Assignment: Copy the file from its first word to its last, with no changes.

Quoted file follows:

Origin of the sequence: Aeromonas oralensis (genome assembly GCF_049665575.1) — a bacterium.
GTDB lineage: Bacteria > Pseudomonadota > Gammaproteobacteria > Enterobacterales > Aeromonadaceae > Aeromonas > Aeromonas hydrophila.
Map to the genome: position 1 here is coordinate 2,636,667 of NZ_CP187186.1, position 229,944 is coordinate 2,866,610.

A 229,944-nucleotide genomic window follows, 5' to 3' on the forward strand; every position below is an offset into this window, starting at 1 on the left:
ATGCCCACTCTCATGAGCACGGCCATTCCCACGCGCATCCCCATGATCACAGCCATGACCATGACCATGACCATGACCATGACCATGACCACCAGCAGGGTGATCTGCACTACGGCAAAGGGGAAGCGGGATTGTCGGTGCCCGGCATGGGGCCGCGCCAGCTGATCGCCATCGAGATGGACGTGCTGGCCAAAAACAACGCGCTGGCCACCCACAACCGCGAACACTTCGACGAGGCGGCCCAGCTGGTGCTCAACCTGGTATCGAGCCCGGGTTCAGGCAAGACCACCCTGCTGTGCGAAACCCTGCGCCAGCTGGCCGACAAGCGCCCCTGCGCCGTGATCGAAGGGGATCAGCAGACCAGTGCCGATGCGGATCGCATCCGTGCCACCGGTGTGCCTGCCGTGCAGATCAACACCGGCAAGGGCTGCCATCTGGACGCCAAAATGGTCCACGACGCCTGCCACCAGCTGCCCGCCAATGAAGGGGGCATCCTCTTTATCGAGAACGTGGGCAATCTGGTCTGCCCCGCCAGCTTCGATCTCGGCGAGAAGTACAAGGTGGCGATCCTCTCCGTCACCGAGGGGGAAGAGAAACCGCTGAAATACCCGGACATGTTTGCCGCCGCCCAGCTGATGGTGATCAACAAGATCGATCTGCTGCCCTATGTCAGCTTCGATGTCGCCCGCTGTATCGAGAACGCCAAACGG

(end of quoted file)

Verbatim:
Origin of the sequence: Aeromonas oralensis (genome assembly GCF_049665575.1) — a bacterium.
GTDB lineage: Bacteria > Pseudomonadota > Gammaproteobacteria > Enterobacterales > Aeromonadaceae > Aeromonas > Aeromonas hydrophila.
Map to the genome: position 1 here is coordinate 2,636,667 of NZ_CP187186.1, position 229,944 is coordinate 2,866,610.

A 229,944-nucleotide genomic window follows, 5' to 3' on the forward strand; every position below is an offset into this window, starting at 1 on the left:
ATGCCCACTCTCATGAGCACGGCCATTCCCACGCGCATCCCCATGATCACAGCCATGACCATGACCATGACCATGACCATGACCATGACCACCAGCAGGGTGATCTGCACTACGGCAAAGGGGAAGCGGGATTGTCGGTGCCCGGCATGGGGCCGCGCCAGCTGATCGCCATCGAGATGGACGTGCTGGCCAAAAACAACGCGCTGGCCACCCACAACCGCGAACACTTCGACGAGGCGGCCCAGCTGGTGCTCAACCTGGTATCGAGCCCGGGTTCAGGCAAGACCACCCTGCTGTGCGAAACCCTGCGCCAGCTGGCCGACAAGCGCCCCTGCGCCGTGATCGAAGGGGATCAGCAGACCAGTGCCGATGCGGATCGCATCCGTGCCACCGGTGTGCCTGCCGTGCAGATCAACACCGGCAAGGGCTGCCATCTGGACGCCAAAATGGTCCACGACGCCTGCCACCAGCTGCCCGCCAATGAAGGGGGCATCCTCTTTATCGAGAACGTGGGCAATCTGGTCTGCCCCGCCAGCTTCGATCTCGGCGAGAAGTACAAGGTGGCGATCCTCTCCGTCACCGAGGGGGAAGAGAAACCGCTGAAATACCCGGACATGTTTGCCGCCGCCCAGCTGATGGTGATCAACAAGATCGATCTGCTGCCCTATGTCAGCTTCGATGTCGCCCGCTGTATCGAGAACGCCAAACGG